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  1. Computer Networks Lecture 17 Congestion Control; AIMD; TCP Reno 10/31/2013

  2. Admin.: Assignment 4 Part 1: Design discussion with instructor or a TF: Nov. 11; Code check point: 11:55 pm, Nov. 15 Part 2: Design discussion with instructor or a TF: Nov. 14; Code and report: 11:55 pm, Nov. 19. proj-sol (part 1): 129 400 3045 FishThread.java 388 1457 12873 Node.java 51 167 1145 PingRequest.java 83 250 2106 SimpleTCPSockSpace.java 181 605 5248 TCPManager.java 889 3088 26381 TCPSock.java 60 149 1316 TCPSockID.java 123 382 3866 TransferClient.java 147 500 5059 TransferServer.java 2051 6998 61039 total proj: 129 400 3045 FishThread.java 341 1301 11313 Node.java 51 167 1145 PingRequest.java 50 128 909 TCPManager.java 132 460 3146 TCPSock.java 123 382 3866 TransferClient.java 147 500 5059 TransferServer.java 973 3338 28483 total

  3. Recap: Connection Management • Connection setup: • agree on initial sequence numbers to avoid accepting duplicate/out of order packets • Internet solution: Three-Way-Handshake (TWH) • Connection close • both sides can release allocated resources • Internet solution: time wait

  4. CLOSED SYN SENT SYN ESTABLSIHED ACK SYN/ACK FIN ACK %netstat -t -a CLOSED LISTEN SYN RCVD ESTABLSIHED ESTABLSIHED ESTABLSIHED FINWAIT 1 FIN CLOSEWAIT LASTACK FINWAIT 2 TIMEWAIT ACK

  5. A Summary of Questions • How to improve the performance of rdt3.0? • sliding window protocols • What if there are duplication and reordering? • network guarantee: max packet life time • transport guarantee: sender not reuses a seq# before life time • seq# management and connection management • How to determine the “right” parameters?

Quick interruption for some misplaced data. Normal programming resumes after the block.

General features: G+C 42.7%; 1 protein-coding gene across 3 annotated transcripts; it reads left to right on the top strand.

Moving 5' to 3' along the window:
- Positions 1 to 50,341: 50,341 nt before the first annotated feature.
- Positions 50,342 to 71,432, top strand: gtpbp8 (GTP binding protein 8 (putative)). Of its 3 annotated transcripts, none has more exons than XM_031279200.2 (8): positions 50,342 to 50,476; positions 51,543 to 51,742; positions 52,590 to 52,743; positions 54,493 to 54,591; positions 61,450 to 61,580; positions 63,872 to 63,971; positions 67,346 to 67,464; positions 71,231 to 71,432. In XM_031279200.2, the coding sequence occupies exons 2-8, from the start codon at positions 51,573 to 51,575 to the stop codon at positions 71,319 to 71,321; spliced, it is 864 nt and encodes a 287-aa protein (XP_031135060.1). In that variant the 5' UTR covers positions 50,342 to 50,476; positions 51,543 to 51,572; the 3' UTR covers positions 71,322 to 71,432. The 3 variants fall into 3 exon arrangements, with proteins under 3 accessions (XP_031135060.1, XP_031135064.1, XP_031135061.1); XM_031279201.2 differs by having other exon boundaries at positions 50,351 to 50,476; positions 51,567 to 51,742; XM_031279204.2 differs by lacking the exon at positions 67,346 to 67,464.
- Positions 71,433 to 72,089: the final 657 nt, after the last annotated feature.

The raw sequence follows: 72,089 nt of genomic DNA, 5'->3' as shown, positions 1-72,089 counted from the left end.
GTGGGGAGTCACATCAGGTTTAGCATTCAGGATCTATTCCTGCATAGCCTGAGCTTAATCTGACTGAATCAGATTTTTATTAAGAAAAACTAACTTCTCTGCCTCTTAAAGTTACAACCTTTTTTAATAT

6. History • Key parameters for TCP in mid-1980s • fixed window size W • timeout value = 2 RTT • Network collapse in the mid-1980s • UCB  LBL throughput dropped by 1000X ! • Blamed timeout and fixed window size

  7. Ideal timeout = RTT too short: premature timeout unnecessary retransmissions/duplicates too long: slow reaction to segment loss Measure RTT: measuretime from segment transmission until ACK receipt Timeout

  8. From Ideal to Implementation • Problem: SampleRTTvary, want a “smoother”estimated RTT • use several recent measurements, not just current SampleRTT EstimatedRTT = (1- )*EstimatedRTT + *SampleRTT • Exponential weighted moving average • influence of past sample decreases exponentially fast • typical value:  = 0.125

  9. Problem: using the average of SampleRTT will generate many timeouts due to network variations Solution: EstimtedRTT plus “safety margin” Q: what is margin in original TCP Margin should depend on variation: large variation in EstimatedRTT -> larger safety margin RTT Setting Timeout